10 October 2019

Blessed are the curious, for they shall have adventure; enjoying God's great out-of-doors [part 1]

Linet, like me, loves to be outside enjoying God's great out-of-doors

Sadly, many people never take the time to see the beauty in their own backyard. A mere 25% of Americans under the age of 35 spend more than an hour outside each day, and 30% of American adults do not spend any time outside on a daily basis. We have become risk-averse, and in doing so have dulled our experience of life. [source: US National Park and Recreation Association]

The average American spends 93% of their life indoors, including 87% in buildings, houses, etc and another 6% in vehicles. That means only 7% of your entire life is spent outdoors. [source: US Environmental Protection Agency, 1987]


And so... Linet and I headed out for a two-day adventure outside, looking for GeoCaches and exploring new vistas. We started with a stop at her son, Jeremy's school in Gilgil. He was happy to see both of us and also happy with the snacks we brought for him.


From there we found another matatu (public transportation vehicle) to Nyahururu, Kenya's highest town at 7,740 feet. It's name is derived from a Maasai word - e-naiwurruwurr - meaning waterfall, windy, or place of storms.

Linet was thrilled to see Thompson Falls (243' high) for her first time
(The waterfall was named by a Scottish explorer in 1883)

Chameleons are such cool creatures!

We watched hippos here, including one that opened its mouth big and roared - another first for Linet!

Then we got two boda bodas, and arrived at a viewpoint with a few curio shops.
I logged a GeoCache that was placed in this shop, and also bought a few items.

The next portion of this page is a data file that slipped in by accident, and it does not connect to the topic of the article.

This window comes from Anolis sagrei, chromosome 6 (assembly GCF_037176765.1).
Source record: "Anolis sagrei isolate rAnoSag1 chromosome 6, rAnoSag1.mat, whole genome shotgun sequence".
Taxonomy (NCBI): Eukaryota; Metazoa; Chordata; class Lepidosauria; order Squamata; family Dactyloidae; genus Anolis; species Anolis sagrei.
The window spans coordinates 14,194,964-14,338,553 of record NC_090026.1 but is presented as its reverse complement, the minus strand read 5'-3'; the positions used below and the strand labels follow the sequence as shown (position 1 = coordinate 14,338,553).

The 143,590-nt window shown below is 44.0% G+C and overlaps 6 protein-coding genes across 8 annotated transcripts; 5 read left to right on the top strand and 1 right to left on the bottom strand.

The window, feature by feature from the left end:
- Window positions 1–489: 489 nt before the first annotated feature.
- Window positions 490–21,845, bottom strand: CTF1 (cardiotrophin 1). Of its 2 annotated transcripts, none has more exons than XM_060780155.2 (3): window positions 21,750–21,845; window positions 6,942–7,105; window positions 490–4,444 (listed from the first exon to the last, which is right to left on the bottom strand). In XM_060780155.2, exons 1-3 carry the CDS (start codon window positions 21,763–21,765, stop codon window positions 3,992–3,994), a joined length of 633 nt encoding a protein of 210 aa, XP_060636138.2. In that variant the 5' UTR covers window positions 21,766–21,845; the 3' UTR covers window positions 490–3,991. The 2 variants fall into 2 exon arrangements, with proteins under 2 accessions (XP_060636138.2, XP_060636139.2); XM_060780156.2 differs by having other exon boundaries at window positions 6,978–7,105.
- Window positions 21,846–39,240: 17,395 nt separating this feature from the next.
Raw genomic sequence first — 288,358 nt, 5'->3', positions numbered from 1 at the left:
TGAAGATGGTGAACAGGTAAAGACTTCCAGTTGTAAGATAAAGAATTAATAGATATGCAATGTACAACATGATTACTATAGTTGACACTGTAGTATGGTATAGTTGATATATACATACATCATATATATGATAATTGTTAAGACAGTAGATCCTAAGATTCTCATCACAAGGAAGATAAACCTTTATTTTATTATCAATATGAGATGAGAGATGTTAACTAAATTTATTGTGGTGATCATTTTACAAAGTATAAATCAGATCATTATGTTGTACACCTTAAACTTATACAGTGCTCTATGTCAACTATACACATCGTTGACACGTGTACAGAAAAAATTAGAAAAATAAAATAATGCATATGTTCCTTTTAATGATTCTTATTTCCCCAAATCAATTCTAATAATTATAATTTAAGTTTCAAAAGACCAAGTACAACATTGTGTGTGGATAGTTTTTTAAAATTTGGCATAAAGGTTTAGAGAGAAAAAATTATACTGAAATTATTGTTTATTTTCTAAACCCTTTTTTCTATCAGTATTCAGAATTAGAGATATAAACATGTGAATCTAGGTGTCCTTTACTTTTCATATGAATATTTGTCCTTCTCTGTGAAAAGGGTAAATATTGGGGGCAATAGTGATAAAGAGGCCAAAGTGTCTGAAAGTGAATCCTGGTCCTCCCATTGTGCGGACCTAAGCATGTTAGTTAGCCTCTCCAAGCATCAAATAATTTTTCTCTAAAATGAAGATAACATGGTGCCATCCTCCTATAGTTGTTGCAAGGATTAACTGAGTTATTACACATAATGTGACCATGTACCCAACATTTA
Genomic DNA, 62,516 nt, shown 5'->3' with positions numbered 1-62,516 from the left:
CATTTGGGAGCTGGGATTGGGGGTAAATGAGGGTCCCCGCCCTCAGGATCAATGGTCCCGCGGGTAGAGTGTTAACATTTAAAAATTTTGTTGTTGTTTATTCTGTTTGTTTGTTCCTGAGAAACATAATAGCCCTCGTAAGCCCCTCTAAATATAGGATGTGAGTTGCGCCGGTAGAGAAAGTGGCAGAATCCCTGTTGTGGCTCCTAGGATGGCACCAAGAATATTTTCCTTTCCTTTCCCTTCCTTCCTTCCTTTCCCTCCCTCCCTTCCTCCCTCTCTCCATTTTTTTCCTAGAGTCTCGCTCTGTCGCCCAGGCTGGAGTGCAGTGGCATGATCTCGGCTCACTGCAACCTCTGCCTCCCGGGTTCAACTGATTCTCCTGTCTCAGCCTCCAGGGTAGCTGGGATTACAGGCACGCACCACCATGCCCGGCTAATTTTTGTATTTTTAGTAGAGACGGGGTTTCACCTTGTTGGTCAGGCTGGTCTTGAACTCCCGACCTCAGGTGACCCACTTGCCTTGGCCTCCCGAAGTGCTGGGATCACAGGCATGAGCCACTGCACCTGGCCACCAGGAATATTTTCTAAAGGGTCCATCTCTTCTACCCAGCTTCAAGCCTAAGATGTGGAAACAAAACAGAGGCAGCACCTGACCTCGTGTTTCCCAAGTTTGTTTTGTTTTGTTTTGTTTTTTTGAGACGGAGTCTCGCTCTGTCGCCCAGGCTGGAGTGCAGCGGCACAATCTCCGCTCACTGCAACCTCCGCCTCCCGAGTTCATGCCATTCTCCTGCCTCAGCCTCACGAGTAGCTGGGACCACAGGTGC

From here, we got on another matatu and headed to Nakuru in the dark and rain. We each got a cup of tea at a café and found a cheap room for overnight. Our first destination in the morning was Lake Elementaita, where we found and logged a GeoCache.

Linet was excited to see this lake up-close for her first time. Unfortunately, the flamingos were a bit far away.

We used two boda boda guys to take us to four different places, including this big hill where we found another GeoCache.

Joseph, the guide at Kariandusi Pre-Historic Site, is so knowledgeable! I'm holding a hand-axe dating thousands of years ago.
Besides learning about the history here, I was able to log two more GeoCaches. It was another place Linet was seeing for her first time.



"More of our population would be out in the countryside if they knew what was there waiting for them. Inside many of us beats the heart of Indiana Jones, craving the chance to have an authentic experience in the wild."   ~ Forest Fenn, art dealer, author, and adventurer


08 October 2019

18 years in Kenya (October 2001 - October 2019), Oswald Chambers' thoughts on being a missionary


I am created for God; he made me.